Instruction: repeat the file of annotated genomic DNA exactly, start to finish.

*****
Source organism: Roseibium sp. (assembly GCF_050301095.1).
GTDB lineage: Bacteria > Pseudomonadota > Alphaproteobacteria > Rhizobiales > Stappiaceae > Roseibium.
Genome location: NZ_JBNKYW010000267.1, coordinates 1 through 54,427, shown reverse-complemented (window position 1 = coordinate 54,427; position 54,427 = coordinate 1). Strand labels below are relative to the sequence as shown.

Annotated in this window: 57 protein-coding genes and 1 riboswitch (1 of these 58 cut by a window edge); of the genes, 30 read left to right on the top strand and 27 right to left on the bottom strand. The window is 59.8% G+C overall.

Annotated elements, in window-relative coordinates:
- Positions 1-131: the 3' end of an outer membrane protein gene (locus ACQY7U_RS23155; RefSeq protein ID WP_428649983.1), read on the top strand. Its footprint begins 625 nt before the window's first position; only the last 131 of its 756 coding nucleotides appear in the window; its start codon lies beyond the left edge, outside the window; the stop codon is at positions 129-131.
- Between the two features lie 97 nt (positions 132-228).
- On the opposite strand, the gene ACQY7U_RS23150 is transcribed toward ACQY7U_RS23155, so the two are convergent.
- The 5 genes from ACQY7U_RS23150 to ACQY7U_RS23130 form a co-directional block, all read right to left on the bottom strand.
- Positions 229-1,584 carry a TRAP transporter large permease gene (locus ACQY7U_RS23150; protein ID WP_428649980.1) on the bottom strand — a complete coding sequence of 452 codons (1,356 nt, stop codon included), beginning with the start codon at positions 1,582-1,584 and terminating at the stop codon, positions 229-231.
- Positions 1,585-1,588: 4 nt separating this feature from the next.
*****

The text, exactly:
Source organism: Roseibium sp. (assembly GCF_050301095.1).
GTDB lineage: Bacteria > Pseudomonadota > Alphaproteobacteria > Rhizobiales > Stappiaceae > Roseibium.
Genome location: NZ_JBNKYW010000267.1, coordinates 1 through 54,427, shown reverse-complemented (window position 1 = coordinate 54,427; position 54,427 = coordinate 1). Strand labels below are relative to the sequence as shown.

Annotated in this window: 57 protein-coding genes and 1 riboswitch (1 of these 58 cut by a window edge); of the genes, 30 read left to right on the top strand and 27 right to left on the bottom strand. The window is 59.8% G+C overall.

Annotated elements, in window-relative coordinates:
- Positions 1-131: the 3' end of an outer membrane protein gene (locus ACQY7U_RS23155; RefSeq protein ID WP_428649983.1), read on the top strand. Its footprint begins 625 nt before the window's first position; only the last 131 of its 756 coding nucleotides appear in the window; its start codon lies beyond the left edge, outside the window; the stop codon is at positions 129-131.
- Between the two features lie 97 nt (positions 132-228).
- On the opposite strand, the gene ACQY7U_RS23150 is transcribed toward ACQY7U_RS23155, so the two are convergent.
- The 5 genes from ACQY7U_RS23150 to ACQY7U_RS23130 form a co-directional block, all read right to left on the bottom strand.
- Positions 229-1,584 carry a TRAP transporter large permease gene (locus ACQY7U_RS23150; protein ID WP_428649980.1) on the bottom strand — a complete coding sequence of 452 codons (1,356 nt, stop codon included), beginning with the start codon at positions 1,582-1,584 and terminating at the stop codon, positions 229-231.
- Positions 1,585-1,588: 4 nt separating this feature from the next.